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George Mackenzie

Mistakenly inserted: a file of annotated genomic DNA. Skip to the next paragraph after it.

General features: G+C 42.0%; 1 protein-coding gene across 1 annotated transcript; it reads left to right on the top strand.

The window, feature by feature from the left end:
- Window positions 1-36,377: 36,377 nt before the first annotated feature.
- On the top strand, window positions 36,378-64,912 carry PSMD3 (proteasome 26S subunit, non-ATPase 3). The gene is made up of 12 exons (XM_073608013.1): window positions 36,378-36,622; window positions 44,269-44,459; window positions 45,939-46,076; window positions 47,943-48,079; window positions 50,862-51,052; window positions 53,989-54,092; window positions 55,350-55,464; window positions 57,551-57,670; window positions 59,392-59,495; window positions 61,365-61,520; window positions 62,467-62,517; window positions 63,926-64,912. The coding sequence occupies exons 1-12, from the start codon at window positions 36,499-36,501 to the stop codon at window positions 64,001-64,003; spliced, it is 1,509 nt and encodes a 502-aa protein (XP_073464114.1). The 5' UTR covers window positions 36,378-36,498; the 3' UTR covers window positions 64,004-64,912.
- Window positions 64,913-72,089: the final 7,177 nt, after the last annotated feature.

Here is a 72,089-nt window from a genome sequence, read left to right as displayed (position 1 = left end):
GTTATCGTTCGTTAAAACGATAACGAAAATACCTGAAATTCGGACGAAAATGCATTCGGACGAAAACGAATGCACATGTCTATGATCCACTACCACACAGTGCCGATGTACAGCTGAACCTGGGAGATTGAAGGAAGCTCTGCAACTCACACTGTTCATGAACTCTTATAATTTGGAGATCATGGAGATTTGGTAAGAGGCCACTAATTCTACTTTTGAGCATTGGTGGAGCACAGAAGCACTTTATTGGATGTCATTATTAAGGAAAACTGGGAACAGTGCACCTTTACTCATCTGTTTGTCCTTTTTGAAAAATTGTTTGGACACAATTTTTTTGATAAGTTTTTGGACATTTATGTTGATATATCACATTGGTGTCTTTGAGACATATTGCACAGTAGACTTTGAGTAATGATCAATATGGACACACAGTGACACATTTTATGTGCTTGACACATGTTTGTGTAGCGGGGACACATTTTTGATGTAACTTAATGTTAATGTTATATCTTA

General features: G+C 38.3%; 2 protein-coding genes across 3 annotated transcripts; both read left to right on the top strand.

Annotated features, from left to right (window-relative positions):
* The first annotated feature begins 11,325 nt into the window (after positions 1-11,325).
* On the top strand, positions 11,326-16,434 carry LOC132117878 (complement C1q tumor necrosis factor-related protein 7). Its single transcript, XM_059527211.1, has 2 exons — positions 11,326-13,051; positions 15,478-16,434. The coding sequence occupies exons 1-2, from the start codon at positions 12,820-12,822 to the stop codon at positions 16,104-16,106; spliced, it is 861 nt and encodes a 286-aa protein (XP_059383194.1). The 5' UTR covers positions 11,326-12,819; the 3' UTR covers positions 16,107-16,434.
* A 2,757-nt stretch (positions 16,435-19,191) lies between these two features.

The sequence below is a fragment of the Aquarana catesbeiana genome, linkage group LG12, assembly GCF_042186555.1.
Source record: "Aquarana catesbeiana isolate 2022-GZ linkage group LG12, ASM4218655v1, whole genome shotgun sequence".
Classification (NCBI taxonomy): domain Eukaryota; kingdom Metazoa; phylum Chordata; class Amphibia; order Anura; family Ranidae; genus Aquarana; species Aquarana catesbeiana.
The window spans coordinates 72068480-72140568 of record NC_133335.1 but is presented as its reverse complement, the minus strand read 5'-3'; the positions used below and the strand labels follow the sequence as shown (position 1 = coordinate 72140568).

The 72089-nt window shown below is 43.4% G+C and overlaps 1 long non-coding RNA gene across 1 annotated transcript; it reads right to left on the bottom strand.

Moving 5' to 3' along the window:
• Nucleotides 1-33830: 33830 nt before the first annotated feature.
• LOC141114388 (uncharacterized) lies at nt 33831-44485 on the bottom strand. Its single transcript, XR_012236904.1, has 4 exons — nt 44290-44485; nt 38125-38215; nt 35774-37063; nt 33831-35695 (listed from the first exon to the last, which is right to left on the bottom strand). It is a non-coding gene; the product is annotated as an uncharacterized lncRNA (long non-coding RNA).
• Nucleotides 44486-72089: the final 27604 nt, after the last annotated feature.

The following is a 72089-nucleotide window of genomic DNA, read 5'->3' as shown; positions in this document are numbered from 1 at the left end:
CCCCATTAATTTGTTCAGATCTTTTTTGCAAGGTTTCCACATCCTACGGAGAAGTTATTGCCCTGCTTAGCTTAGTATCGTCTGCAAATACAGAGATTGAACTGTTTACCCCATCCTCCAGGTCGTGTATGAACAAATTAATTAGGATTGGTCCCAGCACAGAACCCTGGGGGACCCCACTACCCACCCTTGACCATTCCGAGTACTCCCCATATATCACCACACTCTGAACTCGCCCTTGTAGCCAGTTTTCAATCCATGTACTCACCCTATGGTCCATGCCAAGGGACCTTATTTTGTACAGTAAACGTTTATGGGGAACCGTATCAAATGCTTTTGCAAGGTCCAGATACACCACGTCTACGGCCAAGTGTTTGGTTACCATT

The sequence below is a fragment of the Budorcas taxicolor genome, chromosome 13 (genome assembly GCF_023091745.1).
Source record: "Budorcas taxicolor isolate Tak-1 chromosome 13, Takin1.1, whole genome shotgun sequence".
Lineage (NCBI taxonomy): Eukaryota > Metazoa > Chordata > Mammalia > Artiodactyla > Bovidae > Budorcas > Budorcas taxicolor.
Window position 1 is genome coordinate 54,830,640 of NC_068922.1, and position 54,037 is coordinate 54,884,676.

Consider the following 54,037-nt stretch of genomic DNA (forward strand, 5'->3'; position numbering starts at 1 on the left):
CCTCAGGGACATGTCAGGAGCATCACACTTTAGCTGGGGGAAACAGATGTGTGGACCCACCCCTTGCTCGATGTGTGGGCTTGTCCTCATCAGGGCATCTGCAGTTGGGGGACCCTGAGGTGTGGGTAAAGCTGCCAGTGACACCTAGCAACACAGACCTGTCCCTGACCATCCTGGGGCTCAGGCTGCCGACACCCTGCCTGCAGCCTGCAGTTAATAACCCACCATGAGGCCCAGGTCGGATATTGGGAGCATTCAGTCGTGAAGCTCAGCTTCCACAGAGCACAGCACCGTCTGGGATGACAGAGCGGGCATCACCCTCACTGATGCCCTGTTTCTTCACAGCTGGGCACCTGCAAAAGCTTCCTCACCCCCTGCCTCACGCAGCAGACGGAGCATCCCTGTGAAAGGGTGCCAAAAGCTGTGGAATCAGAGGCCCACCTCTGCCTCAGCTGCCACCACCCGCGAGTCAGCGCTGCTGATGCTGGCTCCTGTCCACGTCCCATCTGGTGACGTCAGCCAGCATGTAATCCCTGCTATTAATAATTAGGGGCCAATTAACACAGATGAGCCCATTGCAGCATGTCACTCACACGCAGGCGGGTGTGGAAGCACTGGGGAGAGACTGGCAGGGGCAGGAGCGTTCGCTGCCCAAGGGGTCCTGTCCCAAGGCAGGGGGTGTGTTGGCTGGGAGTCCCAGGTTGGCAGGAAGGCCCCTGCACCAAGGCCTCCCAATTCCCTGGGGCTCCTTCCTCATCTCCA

Mackenzie, Sir George (1636–1691). Lawyer and miscellaneous writer, son of Sir Simon M., of Lochslin, a brother of the Earl of Seaforth, was educated at St. Andrews, Aberdeen, and Bourges, called to the Bar in 1659, in 1677 became Lord Advocate, in which capacity he was the subservient minister of the persecuting policy of Charles II. in Scotland, and the inhumanity and relentlessness of his persecution of the Covenanters gained for him the name of “Bloody Mackenzie.” In private life, however, he was a cultivated and learned gentleman with literary tendencies, and is remembered as the author of various graceful essays, of which the best known is A Moral Essay preferring Solitude to Public Employment (1665). He also wrote legal, political, and antiquarian works of value, including Institutions of the Law of Scotland (1684), Antiquity of the Royal Line of Scotland (1686), Heraldry, and Memoirs of the Affairs of Scotland from the Restoration of Charles II., a valuable work which was not published until 1821. M. was the founder of the Advocates’ Library in Edinburgh He retired at the Revolution to Oxford, where he died.

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